DVIDS – News – Canadian and U.S. armed forces train together to create stronger ties

FORT DRUM, NY (May 3, 2024) – Service members with the 2nd Regiment, Royal Canadian Horse Artillery; The 20th Air Support Operations Squadron and the 6th Squadron, 6th Cavalry Regiment participated in Exercise Hungry Horse to build cohesion between various branches of the U.S. military and neighboring forces.

Exercise Hungry Horse, held April 29 through May 3, demonstrated the necessary cohesion between the Canadian Armed Forces, U.S. Army, and U.S. Air Force to help build a more capable fighting force.

This event featured Canadian troops from the 2nd Regiment conducting close air support training. Soldiers from the 6-6 Cav flew the aircraft and the 20th ASOS assessed the test for the 2nd Regiment.

Soldiers from the 2nd Regiment underwent repetitions of ground movements and village clearing, while also being tested on reporting accurate coordinates and radio communications to fulfill the air support required for each situation in the exercise. Sergeant Jace Avery, 2nd Regiment soldier, said working with 20th ASOS was easier than he initially thought.

“We can basically work together seamlessly with minimal friction,” Avery said. “We actually work with the same music magazine, so it was super easy to train here.”

The 10th Mountain Division’s 6-6 Cav had the privilege of flying AH-64 Apache helicopters in support of the 2nd Regiment, but the constant training iterations consume a lot of fuel. Luckily, 6-6 Cav had a tank team next to the firing range to keep our pilots in the fight.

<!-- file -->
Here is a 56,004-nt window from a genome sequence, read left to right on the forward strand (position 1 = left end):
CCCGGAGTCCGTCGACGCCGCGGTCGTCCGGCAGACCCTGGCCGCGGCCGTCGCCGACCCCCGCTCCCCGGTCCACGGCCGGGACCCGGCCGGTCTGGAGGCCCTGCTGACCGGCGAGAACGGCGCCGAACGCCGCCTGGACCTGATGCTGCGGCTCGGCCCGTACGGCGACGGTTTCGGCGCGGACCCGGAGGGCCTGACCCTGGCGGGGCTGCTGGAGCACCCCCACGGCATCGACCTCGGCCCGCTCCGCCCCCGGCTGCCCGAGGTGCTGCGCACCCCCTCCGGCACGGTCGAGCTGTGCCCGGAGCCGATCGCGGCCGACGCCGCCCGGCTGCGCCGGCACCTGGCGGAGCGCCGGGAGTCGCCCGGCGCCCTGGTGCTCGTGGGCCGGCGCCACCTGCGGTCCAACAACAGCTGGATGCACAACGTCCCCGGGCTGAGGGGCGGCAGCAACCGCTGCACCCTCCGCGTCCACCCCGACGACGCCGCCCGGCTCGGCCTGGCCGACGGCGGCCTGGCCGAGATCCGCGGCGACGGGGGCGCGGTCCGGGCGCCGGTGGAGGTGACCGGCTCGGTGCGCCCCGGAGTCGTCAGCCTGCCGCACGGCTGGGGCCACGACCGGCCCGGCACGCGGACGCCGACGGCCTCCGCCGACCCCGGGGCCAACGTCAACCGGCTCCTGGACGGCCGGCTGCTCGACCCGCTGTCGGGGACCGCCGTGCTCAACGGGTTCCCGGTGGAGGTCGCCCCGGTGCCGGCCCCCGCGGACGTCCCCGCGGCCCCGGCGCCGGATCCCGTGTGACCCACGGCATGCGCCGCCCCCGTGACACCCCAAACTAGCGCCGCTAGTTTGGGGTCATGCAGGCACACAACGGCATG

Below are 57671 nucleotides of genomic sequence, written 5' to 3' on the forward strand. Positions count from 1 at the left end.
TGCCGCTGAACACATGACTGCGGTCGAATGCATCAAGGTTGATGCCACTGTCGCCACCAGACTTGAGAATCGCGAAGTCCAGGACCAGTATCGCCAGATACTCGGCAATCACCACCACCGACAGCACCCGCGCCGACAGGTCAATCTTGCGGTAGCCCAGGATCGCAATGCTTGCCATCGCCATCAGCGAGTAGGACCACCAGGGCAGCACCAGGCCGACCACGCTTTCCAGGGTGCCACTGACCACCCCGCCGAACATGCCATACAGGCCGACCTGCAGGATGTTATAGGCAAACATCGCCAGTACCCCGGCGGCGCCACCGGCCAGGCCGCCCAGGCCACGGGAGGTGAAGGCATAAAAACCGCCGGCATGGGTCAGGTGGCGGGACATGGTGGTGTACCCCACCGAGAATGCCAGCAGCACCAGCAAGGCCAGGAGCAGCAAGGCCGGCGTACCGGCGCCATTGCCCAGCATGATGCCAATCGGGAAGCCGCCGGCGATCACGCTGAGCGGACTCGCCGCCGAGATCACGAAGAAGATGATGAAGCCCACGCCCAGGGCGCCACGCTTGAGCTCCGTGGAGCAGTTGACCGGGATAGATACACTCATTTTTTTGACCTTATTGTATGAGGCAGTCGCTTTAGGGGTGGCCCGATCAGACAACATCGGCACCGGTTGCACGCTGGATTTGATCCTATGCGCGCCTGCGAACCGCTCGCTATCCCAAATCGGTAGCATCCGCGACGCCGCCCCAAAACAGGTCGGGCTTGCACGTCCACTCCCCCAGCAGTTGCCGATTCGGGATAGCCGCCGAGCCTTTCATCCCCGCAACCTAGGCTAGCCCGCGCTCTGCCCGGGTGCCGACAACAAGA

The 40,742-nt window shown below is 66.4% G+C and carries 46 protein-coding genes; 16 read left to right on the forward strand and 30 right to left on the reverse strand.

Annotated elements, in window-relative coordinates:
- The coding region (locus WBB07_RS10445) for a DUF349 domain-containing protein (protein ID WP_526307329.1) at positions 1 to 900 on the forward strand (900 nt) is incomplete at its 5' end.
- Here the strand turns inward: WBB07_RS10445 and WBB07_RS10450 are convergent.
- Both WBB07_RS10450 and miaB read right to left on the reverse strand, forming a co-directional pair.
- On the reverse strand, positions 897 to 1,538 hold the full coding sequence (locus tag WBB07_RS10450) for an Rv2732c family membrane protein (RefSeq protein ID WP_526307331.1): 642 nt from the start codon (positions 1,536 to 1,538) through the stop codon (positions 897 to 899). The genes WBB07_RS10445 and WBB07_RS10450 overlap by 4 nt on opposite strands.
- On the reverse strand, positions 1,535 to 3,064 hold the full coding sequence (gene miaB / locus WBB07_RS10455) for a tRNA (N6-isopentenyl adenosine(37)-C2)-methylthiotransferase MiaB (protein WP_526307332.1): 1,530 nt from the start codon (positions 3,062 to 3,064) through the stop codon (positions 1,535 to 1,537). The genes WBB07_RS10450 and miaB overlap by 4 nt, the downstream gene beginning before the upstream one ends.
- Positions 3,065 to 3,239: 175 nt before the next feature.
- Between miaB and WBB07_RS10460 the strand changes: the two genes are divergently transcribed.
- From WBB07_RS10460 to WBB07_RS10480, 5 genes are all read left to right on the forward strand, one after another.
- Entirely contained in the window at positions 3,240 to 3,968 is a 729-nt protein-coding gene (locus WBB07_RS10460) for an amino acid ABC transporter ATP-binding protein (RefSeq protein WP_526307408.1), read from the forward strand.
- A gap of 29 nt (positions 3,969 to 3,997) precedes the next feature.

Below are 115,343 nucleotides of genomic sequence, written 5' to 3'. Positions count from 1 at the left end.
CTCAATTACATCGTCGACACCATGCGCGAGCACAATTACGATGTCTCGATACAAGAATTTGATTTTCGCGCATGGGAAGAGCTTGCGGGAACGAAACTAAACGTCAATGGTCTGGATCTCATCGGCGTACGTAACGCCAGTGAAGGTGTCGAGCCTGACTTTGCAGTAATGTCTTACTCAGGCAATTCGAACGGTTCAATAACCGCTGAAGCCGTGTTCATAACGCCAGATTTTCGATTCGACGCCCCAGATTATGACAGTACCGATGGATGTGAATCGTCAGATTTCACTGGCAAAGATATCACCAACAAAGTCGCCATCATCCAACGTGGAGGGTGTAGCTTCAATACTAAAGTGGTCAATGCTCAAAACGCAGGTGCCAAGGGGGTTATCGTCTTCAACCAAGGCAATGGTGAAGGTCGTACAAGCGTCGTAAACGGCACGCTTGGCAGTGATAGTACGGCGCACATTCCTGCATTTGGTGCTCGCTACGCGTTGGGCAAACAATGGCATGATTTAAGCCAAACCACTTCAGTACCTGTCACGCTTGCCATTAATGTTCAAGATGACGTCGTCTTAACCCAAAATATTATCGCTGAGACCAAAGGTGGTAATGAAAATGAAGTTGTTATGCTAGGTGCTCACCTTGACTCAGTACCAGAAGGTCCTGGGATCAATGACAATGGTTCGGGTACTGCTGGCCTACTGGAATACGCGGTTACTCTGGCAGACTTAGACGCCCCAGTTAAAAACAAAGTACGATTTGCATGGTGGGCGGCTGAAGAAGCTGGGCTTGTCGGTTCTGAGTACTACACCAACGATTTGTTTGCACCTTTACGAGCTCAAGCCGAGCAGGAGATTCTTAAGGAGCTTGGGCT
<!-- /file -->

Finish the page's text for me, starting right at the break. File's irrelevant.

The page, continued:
The refueling team was tasked with ensuring that each helicopter was refueled and rearmed in a timely manner. Staff Sgt. Darian Monroe, Echo Troop, 6-6 Cav Soldier, had high expectations for hands-on training to ensure he and his Soldiers could accomplish the task in real-world situations.

“Despite the simplicity and how it looks, there are a lot of moving pieces going on,” Monroe said. “Our goal is that every soldier from top to bottom can understand the fine details that are taken into account when setting them up.”

Every soldier there knew their purpose and purpose which ultimately helped support the 20th ASOS and 2nd Regiment. Even the medics from the 2nd Regiment and 10th Mountain Division worked hand in hand to learn the differences in how they administer first aid.

Staff Sgt. Nkelo Kurtz, 10th Brigade Support Battalion medic, said he felt honored and proud to work with his Canadian counterparts and talked about how this cohesion is important to the overall mission. Kurtz wanted to put into perspective how important it is to continue training with foreign militaries and realize this joint effort to achieve a common goal.

“It helps the 10th Mountain (Division) because we can deploy anywhere in the world and show that we can work with all foreign forces,” Kurtz said. “This will help achieve whatever goal or end state the United States wants us to fight.”

Date of recording: 05.03.2024
Date posted: 05.03.2024 15:41
Story ID: 470274

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